Hospitality in extreme conditions
I recently had the opportunity to join the Malta KC12 team to climb Mount Kilimanjaro in aid of Missionary Movement Jesus in Thy Neighbour. I went to Tanzania with an open mind, not too sure what to expect of a sub-Saharan African country, and never did I foresee our host’s hospitality to reach the level that was experienced.
The hospitality I will describe here is not one of luxury but a genuine human kindness wishing their guest to experience their country at its best. I will caveat the below, that there were expectations of tips from there end but nothing more than would be classified as industry standard, and we had been made aware of this policy prior to our arrival in Tanzania.
We climbed the mountain with one guide for every two persons in the group, there is one head guide and a number of assistant guides, these are the persons who would be leading you every step of the way up the mountain. The organisation structure of the expedition was such that there would be a number of porters who would carry the provisions on a daily basis from one camp to the next. At the camp there would be the chef and his assistants, in charge of cooking for the expedition. We were with the above team for eight days, and without such a set-up our team of 20 climbers would not have been able to successfully ascend the mountain.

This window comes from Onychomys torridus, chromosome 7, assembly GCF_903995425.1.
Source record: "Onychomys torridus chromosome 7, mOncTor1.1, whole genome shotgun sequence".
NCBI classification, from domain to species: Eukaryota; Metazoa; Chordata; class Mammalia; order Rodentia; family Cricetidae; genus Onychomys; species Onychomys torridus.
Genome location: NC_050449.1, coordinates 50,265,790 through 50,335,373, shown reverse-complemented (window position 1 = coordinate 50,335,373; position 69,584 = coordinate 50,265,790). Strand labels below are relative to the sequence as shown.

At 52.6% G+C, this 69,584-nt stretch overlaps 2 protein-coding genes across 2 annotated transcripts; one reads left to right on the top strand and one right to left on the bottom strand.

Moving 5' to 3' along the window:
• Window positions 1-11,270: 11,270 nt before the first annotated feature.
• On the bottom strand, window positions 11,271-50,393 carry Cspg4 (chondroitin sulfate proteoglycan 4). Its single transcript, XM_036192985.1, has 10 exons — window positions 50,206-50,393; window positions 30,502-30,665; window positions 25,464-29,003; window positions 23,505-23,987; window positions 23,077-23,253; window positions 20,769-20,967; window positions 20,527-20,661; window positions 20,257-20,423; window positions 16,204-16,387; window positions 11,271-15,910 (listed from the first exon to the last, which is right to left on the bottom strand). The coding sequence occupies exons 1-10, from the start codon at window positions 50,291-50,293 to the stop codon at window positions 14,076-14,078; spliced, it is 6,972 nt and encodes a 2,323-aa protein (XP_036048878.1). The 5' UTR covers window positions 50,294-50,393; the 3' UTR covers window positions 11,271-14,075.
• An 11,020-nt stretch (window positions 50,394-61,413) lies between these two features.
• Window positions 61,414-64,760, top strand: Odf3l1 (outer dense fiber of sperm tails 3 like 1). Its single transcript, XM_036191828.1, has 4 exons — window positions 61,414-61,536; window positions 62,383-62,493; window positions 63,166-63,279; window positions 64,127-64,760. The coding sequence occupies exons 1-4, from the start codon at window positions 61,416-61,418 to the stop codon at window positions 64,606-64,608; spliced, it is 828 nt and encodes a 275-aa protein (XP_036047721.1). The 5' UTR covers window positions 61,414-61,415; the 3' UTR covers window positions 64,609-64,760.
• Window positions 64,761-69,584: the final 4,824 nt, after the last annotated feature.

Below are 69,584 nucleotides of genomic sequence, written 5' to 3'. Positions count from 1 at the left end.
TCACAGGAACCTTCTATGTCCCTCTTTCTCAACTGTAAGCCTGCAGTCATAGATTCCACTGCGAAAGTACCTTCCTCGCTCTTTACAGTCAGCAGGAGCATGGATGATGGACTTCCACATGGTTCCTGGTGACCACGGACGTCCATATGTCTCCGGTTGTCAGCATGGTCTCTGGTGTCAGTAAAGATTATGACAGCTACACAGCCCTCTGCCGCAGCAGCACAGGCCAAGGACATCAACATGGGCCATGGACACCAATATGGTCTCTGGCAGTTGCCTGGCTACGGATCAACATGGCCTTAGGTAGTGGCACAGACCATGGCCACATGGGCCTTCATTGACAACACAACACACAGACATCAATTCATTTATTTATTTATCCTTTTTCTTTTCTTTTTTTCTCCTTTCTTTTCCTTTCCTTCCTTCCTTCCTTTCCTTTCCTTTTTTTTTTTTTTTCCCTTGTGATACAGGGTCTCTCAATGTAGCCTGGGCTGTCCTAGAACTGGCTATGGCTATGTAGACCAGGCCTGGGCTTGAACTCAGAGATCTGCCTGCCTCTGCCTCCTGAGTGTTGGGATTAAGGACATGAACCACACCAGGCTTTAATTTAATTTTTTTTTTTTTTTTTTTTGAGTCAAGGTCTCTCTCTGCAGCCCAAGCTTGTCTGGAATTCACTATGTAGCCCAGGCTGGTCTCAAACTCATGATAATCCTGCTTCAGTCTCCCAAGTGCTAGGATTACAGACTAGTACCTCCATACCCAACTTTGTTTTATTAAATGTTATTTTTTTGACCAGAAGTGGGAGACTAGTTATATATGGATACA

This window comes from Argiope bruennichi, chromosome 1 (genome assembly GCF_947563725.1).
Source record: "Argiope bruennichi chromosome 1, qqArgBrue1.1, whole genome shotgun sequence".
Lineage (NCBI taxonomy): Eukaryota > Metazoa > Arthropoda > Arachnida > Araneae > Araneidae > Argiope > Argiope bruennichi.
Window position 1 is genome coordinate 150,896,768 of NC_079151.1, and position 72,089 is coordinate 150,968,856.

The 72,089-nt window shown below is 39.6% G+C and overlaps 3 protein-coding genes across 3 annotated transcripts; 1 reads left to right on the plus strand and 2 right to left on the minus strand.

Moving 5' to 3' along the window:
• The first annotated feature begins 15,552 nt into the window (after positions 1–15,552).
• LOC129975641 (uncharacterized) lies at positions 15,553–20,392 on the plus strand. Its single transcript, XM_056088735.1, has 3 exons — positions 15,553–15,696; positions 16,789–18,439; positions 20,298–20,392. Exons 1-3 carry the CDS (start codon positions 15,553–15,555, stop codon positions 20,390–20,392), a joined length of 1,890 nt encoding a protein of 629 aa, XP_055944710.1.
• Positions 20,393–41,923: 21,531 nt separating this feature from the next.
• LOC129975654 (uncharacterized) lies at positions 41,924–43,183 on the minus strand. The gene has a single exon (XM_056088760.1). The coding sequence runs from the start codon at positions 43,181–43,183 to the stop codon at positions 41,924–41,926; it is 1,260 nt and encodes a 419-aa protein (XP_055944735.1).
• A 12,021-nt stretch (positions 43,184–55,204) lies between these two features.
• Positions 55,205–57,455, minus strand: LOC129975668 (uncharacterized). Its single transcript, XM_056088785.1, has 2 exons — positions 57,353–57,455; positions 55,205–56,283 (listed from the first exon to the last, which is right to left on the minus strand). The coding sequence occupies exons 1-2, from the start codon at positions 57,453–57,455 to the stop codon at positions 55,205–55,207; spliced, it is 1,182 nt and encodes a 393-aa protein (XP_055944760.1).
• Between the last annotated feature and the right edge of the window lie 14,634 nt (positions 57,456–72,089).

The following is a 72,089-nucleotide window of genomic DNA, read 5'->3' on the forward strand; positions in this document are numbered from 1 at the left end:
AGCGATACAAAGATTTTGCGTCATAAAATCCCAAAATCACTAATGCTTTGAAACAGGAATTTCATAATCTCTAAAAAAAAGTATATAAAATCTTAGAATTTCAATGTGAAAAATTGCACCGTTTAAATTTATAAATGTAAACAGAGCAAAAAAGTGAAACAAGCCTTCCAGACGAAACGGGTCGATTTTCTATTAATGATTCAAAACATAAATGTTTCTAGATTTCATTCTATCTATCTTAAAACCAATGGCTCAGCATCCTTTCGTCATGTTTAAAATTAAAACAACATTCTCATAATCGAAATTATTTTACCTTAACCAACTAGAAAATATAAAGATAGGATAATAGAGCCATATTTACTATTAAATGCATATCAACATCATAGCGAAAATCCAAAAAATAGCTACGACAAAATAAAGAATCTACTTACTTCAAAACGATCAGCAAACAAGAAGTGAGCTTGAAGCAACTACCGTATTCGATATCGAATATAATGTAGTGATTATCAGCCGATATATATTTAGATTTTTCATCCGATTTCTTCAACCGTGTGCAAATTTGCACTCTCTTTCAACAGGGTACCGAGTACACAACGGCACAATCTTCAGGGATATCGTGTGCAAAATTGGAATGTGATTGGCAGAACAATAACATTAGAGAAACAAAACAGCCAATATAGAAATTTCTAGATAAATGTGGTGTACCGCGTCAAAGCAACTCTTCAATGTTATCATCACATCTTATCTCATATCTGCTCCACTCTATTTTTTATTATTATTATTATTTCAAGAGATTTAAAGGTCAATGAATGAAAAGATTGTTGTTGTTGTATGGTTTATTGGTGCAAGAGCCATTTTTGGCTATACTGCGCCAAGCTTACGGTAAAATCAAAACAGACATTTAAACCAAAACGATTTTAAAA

The guides assisted us in extreme weather conditions being from biting cold winds to blazing sun, having to tackle passionate but at times anxious climbers, who are challenging themselves in this harsh environment.
The guides all shared a willingness to go the extra mile, such as, by singing the Kilimanjaro song to lift our spirits and other mountain songs, in addition to providing greater attention to persons who are finding the mountain particularly challenging. They displayed a constant attention to detail and foresight, such as, bringing tea knowing that the body would need to be warmed from the inside on particularly cold routes. Continuous patience in relation to our requests for them to take photos with our cameras, when their most pressing task is to ensure that the team safely reaches the summit. A genuine concern was shown to provide us with lasting memories and encourage our friends to visit their country.
I returned from the expedition humbled that in such challenging circumstances one is able to demonstrate such hospitality towards their guests.
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